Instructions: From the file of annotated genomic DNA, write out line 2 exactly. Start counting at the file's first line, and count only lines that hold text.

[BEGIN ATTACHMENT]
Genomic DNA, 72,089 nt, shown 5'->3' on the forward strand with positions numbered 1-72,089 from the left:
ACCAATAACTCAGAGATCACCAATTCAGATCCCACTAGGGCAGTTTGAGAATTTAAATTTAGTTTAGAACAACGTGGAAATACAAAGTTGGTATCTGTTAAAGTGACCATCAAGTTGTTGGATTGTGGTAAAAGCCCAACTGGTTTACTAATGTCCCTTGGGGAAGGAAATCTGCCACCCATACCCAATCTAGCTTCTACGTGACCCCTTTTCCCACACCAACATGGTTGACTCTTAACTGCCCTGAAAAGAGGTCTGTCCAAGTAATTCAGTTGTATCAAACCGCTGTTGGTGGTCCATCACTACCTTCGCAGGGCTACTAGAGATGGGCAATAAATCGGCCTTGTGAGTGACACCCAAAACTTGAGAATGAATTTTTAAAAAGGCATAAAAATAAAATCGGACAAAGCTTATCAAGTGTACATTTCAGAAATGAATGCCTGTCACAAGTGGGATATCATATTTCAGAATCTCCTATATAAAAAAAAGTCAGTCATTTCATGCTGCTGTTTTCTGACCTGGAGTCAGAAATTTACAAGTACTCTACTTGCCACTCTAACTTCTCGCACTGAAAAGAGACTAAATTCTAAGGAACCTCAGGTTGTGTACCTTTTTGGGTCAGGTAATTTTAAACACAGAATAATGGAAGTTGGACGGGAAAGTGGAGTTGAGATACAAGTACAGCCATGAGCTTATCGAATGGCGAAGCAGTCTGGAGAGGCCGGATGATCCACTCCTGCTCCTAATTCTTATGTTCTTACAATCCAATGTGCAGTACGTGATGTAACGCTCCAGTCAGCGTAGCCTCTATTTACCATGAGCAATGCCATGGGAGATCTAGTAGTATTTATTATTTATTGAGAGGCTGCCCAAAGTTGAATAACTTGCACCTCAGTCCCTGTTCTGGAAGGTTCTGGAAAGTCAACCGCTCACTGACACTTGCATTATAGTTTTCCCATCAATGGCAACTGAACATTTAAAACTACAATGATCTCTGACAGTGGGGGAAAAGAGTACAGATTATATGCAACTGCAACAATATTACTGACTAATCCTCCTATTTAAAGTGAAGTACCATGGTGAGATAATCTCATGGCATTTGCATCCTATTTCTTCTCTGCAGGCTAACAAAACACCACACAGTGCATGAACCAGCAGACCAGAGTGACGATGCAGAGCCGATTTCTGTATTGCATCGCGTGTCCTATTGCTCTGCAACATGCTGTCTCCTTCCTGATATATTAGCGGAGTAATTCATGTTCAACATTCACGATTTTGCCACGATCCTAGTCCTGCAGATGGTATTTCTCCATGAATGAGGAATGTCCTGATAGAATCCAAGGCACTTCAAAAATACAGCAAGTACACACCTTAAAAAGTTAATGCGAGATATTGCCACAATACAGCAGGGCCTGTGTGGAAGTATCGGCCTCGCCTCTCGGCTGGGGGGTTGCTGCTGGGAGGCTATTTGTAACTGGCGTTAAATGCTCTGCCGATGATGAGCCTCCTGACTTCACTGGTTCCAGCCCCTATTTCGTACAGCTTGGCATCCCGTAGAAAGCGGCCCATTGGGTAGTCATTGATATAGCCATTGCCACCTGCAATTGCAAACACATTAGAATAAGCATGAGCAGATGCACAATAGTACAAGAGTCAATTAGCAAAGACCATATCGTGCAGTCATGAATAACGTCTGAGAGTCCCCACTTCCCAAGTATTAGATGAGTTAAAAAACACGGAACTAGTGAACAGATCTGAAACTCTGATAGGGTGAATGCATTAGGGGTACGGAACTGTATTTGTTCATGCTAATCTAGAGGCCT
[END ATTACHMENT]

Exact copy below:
ACCAATAACTCAGAGATCACCAATTCAGATCCCACTAGGGCAGTTTGAGAATTTAAATTTAGTTTAGAACAACGTGGAAATACAAAGTTGGTATCTGTTAAAGTGACCATCAAGTTGTTGGATTGTGGTAAAAGCCCAACTGGTTTACTAATGTCCCTTGGGGAAGGAAATCTGCCACCCATACCCAATCTAGCTTCTACGTGACCCCTTTTCCCACACCAACATGGTTGACTCTTAACTGCCCTGAAAAGAGGTCTGTCCAAGTAATTCAGTTGTATCAAACCGCTGTTGGTGGTCCATCACTACCTTCGCAGGGCTACTAGAGATGGGCAATAAATCGGCCTTGTGAGTGACACCCAAAACTTGAGAATGAATTTTTAAAAAGGCATAAAAATAAAATCGGACAAAGCTTATCAAGTGTACATTTCAGAAATGAATGCCTGTCACAAGTGGGATATCATATTTCAGAATCTCCTATATAAAAAAAAGTCAGTCATTTCATGCTGCTGTTTTCTGACCTGGAGTCAGAAATTTACAAGTACTCTACTTGCCACTCTAACTTCTCGCACTGAAAAGAGACTAAATTCTAAGGAACCTCAGGTTGTGTACCTTTTTGGGTCAGGTAATTTTAAACACAGAATAATGGAAGTTGGACGGGAAAGTGGAGTTGAGATACAAGTACAGCCATGAGCTTATCGAATGGCGAAGCAGTCTGGAGAGGCCGGATGATCCACTCCTGCTCCTAATTCTTATGTTCTTACAATCCAATGTGCAGTACGTGATGTAACGCTCCAGTCAGCGTAGCCTCTATTTACCATGAGCAATGCCATGGGAGATCTAGTAGTATTTATTATTTATTGAGAGGCTGCCCAAAGTTGAATAACTTGCACCTCAGTCCCTGTTCTGGAAGGTTCTGGAAAGTCAACCGCTCACTGACACTTGCATTATAGTTTTCCCATCAATGGCAACTGAACATTTAAAACTACAATGATCTCTGACAGTGGGGGAAAAGAGTACAGATTATATGCAACTGCAACAATATTACTGACTAATCCTCCTATTTAAAGTGAAGTACCATGGTGAGATAATCTCATGGCATTTGCATCCTATTTCTTCTCTGCAGGCTAACAAAACACCACACAGTGCATGAACCAGCAGACCAGAGTGACGATGCAGAGCCGATTTCTGTATTGCATCGCGTGTCCTATTGCTCTGCAACATGCTGTCTCCTTCCTGATATATTAGCGGAGTAATTCATGTTCAACATTCACGATTTTGCCACGATCCTAGTCCTGCAGATGGTATTTCTCCATGAATGAGGAATGTCCTGATAGAATCCAAGGCACTTCAAAAATACAGCAAGTACACACCTTAAAAAGTTAATGCGAGATATTGCCACAATACAGCAGGGCCTGTGTGGAAGTATCGGCCTCGCCTCTCGGCTGGGGGGTTGCTGCTGGGAGGCTATTTGTAACTGGCGTTAAATGCTCTGCCGATGATGAGCCTCCTGACTTCACTGGTTCCAGCCCCTATTTCGTACAGCTTGGCATCCCGTAGAAAGCGGCCCATTGGGTAGTCATTGATATAGCCATTGCCACCTGCAATTGCAAACACATTAGAATAAGCATGAGCAGATGCACAATAGTACAAGAGTCAATTAGCAAAGACCATATCGTGCAGTCATGAATAACGTCTGAGAGTCCCCACTTCCCAAGTATTAGATGAGTTAAAAAACACGGAACTAGTGAACAGATCTGAAACTCTGATAGGGTGAATGCATTAGGGGTACGGAACTGTATTTGTTCATGCTAATCTAGAGGCCT